There are lots of reasons to become a tradie.

Comment: Why more people are made to be #tradies

This week, new research revealed tradies could make $1 million more than university graduates throughout their lifetime. Still, the stereotype persists – for the most part – that becoming a #tradie is on the bottom rung of the career ladder.

Traditionally, the boys who weren’t well matched for school were told to leave in Year 10 to get a trade. It was well-meaning advice at the time, of course. My husband, Andy, was one of them. The thing is, Australia now has a tradie shortage.

The conversation we’re having with our kids about career paths isn’t helping. While few of us would admit it, there’s still a little bit of a stigma attached to choosing a trade, even though the money stacks up and Australia is screaming for more tradies.

The #tradielife isn’t for everyone. Let’s not pretend being a tradie is glamorous. It can be dirty, backbreaking work. In saying that, there is a lot to love about being on the tools, problem solving and not staring at a computer screen all day.

What I’d like to see is a shift in how we pitch trade as a career path.

Changing the conversation

How do we change the conversation with all school leavers (and others) about taking on a trade apprenticeship – not just the students who are not especially suited to the conventional school environment? The kids who are “good with their hands.”

It would be great to see more parents, for example, giving equal weighing to trade when discussing career options with their kids. There are compelling arguments as to why a career in trade should be tabled as a valid career choice.

School-based apprenticeships are providing excellent pathways and job prospects. Plus, it’s encouraging kids to stay at school until Year 12, which we know helps with maturity, in particular. Lady tradies are also shaking up the status quo. Go, girls!

The situation is changing slowly.

Choose what genuinely interests you

Coming back to basics, wouldn’t it be helpful to advise young people to choose a career doing what is genuinely interesting to them? That’s one part of the equation. The other part is to be strategic – what’s important to them, now and later?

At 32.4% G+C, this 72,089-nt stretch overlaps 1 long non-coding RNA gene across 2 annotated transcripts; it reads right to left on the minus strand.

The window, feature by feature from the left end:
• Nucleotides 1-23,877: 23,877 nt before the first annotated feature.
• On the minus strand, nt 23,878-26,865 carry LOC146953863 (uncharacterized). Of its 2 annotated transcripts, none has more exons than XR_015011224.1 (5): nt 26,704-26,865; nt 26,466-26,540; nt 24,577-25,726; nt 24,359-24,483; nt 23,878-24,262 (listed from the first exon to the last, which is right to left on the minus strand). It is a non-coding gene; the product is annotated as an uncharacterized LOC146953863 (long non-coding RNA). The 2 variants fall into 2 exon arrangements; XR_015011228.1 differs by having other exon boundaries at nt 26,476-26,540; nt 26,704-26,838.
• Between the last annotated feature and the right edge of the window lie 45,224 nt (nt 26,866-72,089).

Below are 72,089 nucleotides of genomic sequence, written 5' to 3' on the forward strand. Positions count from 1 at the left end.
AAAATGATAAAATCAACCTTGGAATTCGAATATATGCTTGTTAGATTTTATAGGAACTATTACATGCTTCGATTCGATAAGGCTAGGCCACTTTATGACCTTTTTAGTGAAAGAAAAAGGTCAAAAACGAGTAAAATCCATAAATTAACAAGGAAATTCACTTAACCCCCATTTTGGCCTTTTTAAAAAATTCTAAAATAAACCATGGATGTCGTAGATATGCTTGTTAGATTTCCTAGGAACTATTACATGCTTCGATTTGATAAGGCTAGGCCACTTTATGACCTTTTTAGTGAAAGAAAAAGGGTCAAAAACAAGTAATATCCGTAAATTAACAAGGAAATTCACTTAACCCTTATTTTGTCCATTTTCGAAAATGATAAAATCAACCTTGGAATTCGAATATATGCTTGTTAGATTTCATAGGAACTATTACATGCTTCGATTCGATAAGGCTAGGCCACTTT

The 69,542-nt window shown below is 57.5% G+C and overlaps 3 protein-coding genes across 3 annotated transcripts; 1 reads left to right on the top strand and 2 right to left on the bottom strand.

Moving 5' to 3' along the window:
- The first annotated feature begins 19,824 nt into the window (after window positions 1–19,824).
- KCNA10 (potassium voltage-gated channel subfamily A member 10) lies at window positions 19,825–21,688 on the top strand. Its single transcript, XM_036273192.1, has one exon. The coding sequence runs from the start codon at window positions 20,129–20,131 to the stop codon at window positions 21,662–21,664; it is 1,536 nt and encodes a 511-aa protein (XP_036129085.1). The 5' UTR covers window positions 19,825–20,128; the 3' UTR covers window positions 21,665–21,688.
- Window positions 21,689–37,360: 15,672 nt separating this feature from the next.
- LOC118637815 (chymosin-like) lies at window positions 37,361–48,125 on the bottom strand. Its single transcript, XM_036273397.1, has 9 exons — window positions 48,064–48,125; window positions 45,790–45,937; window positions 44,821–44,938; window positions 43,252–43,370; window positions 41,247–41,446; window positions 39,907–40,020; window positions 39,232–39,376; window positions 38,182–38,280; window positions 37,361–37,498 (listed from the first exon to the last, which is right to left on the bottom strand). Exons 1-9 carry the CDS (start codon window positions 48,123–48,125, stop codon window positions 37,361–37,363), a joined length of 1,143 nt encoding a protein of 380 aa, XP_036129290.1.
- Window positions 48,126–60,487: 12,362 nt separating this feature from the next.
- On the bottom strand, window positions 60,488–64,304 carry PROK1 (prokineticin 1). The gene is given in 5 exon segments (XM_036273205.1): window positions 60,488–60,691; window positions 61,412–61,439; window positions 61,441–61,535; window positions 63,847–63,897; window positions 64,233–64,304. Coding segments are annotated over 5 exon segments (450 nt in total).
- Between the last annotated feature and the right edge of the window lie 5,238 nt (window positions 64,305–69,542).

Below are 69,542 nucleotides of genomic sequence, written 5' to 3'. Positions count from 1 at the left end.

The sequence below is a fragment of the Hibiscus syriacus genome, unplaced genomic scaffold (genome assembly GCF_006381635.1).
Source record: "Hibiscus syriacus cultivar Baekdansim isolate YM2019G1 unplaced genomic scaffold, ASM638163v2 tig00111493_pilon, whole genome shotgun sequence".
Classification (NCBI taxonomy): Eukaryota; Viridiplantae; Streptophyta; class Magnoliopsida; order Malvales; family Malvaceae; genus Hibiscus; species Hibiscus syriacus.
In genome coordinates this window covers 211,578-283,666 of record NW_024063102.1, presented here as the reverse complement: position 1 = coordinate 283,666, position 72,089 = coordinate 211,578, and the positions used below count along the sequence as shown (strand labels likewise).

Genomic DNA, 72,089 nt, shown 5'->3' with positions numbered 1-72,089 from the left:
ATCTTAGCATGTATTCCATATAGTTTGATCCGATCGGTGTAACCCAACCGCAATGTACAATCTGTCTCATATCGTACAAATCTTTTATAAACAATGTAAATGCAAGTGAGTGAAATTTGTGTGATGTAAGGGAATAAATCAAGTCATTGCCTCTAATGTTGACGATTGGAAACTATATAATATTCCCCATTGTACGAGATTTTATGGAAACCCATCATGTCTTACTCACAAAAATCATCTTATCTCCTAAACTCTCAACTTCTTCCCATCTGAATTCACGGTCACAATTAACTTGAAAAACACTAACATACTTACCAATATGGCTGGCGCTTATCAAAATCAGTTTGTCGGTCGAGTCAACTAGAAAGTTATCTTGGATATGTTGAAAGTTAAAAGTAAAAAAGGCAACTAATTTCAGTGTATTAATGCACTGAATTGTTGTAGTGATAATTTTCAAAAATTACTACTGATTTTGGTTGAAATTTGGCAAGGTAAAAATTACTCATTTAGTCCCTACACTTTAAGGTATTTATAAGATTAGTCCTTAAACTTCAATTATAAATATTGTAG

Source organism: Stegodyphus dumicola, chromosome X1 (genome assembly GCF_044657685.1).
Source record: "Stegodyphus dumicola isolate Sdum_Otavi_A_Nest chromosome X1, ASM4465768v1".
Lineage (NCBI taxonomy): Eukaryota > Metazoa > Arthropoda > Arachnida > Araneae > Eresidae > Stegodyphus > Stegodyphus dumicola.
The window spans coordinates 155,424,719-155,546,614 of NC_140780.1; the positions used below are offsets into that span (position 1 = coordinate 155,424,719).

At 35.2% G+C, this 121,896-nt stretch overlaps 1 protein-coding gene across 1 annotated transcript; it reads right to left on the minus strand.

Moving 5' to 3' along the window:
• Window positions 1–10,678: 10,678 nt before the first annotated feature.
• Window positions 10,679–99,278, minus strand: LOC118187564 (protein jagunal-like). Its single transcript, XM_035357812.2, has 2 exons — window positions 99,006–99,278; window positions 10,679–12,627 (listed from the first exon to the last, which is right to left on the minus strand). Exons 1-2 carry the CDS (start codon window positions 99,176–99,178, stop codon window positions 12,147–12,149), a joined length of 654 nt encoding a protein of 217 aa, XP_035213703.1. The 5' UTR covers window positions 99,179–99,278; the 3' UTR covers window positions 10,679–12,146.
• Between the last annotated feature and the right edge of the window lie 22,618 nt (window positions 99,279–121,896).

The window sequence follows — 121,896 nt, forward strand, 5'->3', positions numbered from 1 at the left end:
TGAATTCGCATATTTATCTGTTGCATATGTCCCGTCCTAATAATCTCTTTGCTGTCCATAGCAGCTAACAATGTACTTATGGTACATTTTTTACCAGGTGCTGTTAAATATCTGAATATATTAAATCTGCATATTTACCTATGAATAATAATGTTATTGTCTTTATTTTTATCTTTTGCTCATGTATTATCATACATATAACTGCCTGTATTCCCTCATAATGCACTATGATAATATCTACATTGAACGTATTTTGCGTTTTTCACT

Many trade business owners I know would argue young people are not turning to the trade industry (and in turn, the opportunity to earn the big bucks) because they’re entitled, not willing to get up early, and work hard.

My husband, Andy Smith, co-founder of Lifestyle Tradie and co-owner of Dr DRiP Plumbing, had this to say about it. (Warning: He’s not backwards in coming forwards.)

All careers have their good points and bad points – their highs and their lows.

The point is, let’s think seriously about how we present a career in trade to all young people instead of automatically funnelling school leavers into university, when there is no real interest or motivation to head in that direction.

We take tradies for granted

Few of us take the time to acknowledge the important role tradies play. We take tradies for granted, even though they construct, maintain and fix things that form the foundation of our everyday lives.

Importantly, these jobs are never going away. Ever.

In comparison, as automation and AI disrupts the labour market, universities are preparing graduates for jobs that won’t exist.

That’s why I find it incredibly frustrating that parents and educators are not advocating for trade as a career path to more kids.

It’s time to make trade business better

As a trade business owner, I know one of the criticisms of the industry is the way apprentices are treated. In some cases, it’s a fair call. I hear you.

But mostly, it’s not the fault of the trade business owner. They’re good on the tools. They just haven’t been taught how to run a trade business.

At Lifestyle Tradie, we provide practical business education and coaching for trade business owners, including how to build and lead a team.

(Send me an email, if you’d like to know more.)

There is every reason for more kids to start a trade. Let’s tell them about it.